Course load for the position is four courses each year including an introductory ethnomusicology course and additional courses in the candidate’s areas of expertise. Course topics of particular interest include but are not limited to jazz, music of Africa, Black music and power/protest, music of the Caribbean and/or South America, and Black musics of Philadelphia. The successful candidate will be eligible to apply for generous research and faculty development funding available through the College. The position will begin in August 2021.

Swarthmore's music program is a vibrant community of performers, creators and critical thinkers who share a passion for music both past and present, pop and classical, near and far. Our academic courses invite students to think deeply about music; our ensembles – including Orchestra, Wind Ensemble, Chorus, Garnet Singers, Balinese Gamelan, Jazz Ensemble, Taiko, and Chinese Music Ensemble – bring talented students together to perform challenging and varied repertoire; our master class and residency programs bring some of our country’s most distinguished musicians to campus for ongoing collaborations with our students; and our program of private instruction enables students to study with some of the finest teachers from Philadelphia to New York City. Our core faculty includes two music historians, a music theorist, a composer, two ethnomusicologists, and a conductor/pianist. Students in our program are often active in many other fields, such as art history, biology, engineering, English, linguistics, and mathematics. We welcome all students, whether or not they pursue a major or minor in our discipline, to become part of our music family.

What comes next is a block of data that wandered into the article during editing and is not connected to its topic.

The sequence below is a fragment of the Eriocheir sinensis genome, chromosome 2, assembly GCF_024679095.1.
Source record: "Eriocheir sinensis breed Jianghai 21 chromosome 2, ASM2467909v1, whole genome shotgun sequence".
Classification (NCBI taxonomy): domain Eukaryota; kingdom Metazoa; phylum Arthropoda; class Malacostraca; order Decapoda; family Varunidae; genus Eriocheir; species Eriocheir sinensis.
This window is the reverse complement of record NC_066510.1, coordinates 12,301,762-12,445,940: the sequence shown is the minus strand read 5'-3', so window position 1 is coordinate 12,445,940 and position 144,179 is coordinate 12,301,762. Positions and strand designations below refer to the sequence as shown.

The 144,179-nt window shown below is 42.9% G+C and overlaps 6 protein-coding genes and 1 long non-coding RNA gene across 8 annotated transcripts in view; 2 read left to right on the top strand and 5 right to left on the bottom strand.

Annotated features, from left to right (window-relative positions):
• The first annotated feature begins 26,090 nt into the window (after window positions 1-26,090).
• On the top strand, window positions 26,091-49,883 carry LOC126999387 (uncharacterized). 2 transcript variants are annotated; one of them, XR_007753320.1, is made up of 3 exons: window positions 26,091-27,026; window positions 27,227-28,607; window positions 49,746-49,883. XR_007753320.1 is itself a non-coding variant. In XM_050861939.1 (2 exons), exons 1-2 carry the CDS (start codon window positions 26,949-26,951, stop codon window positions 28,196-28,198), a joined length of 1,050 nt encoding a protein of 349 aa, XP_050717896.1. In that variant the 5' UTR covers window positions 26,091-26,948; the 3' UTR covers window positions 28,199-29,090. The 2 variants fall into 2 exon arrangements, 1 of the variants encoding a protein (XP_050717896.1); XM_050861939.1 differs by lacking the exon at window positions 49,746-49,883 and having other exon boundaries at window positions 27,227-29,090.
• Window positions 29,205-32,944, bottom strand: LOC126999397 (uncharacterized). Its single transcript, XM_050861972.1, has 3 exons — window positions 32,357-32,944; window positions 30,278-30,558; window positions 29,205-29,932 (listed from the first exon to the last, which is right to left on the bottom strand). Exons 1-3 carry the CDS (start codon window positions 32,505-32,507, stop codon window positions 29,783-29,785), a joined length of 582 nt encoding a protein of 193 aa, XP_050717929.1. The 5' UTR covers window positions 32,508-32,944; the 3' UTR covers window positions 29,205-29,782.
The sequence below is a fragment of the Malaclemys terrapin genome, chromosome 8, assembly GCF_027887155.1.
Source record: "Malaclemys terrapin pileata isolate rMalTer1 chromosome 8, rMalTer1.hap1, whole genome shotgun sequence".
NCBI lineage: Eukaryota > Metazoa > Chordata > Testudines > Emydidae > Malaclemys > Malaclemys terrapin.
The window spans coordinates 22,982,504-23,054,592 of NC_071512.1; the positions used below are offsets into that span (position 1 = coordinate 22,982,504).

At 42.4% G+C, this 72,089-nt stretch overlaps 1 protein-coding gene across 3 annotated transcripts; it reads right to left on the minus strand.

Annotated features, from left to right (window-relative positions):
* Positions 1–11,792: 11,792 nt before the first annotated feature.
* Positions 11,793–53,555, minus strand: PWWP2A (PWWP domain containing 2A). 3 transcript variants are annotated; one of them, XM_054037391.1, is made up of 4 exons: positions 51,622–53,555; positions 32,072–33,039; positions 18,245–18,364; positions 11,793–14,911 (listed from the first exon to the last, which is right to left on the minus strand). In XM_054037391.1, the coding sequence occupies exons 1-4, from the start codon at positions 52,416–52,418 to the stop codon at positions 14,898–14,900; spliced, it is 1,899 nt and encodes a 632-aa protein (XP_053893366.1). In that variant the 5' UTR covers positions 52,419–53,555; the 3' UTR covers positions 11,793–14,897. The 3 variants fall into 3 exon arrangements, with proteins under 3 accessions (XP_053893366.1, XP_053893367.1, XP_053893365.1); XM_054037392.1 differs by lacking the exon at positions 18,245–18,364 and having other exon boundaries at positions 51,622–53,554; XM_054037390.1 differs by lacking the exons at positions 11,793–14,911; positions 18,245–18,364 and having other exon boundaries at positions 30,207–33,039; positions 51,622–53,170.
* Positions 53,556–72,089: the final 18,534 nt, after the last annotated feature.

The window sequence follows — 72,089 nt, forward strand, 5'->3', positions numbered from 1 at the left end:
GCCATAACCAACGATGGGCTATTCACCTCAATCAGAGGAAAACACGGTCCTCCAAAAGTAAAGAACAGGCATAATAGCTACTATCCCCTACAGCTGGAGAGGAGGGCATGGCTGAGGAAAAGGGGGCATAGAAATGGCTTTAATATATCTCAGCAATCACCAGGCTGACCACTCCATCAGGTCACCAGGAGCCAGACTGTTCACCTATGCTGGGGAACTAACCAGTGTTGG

The successful candidate will hold a Ph.D. completed by the appointment starting date of August 2021 and will have a demonstrated commitment to creative teaching that speaks to and motivates undergraduates from diverse backgrounds. They will have a broad range of teaching and research interests and be responsible for teaching both introductory and advanced level courses in a small classroom setting.

To apply, please submit a cover letter of no more than two pages that describes your research, teaching philosophy, and the titles of four courses you are prepared to teach at the undergraduate level; a current CV; one or two sample syllabi for courses in your area(s) of specialization; and names and contact information (email and phone) for three academic/professional references. At least one of the references should be prepared to speak to your teaching experience.

Please address any questions you may have to Molly Lawrence Floyd, Administrative Coordinator, Music Program.

Apply at: apply.interfolio.com/84878


Raritan Valley Community College English Department


Open Date: 23 March 2021

Seeking qualified candidate for Tenure-Track English Instructor to teach credit composition and developmental English courses as assigned, and literature electives as available.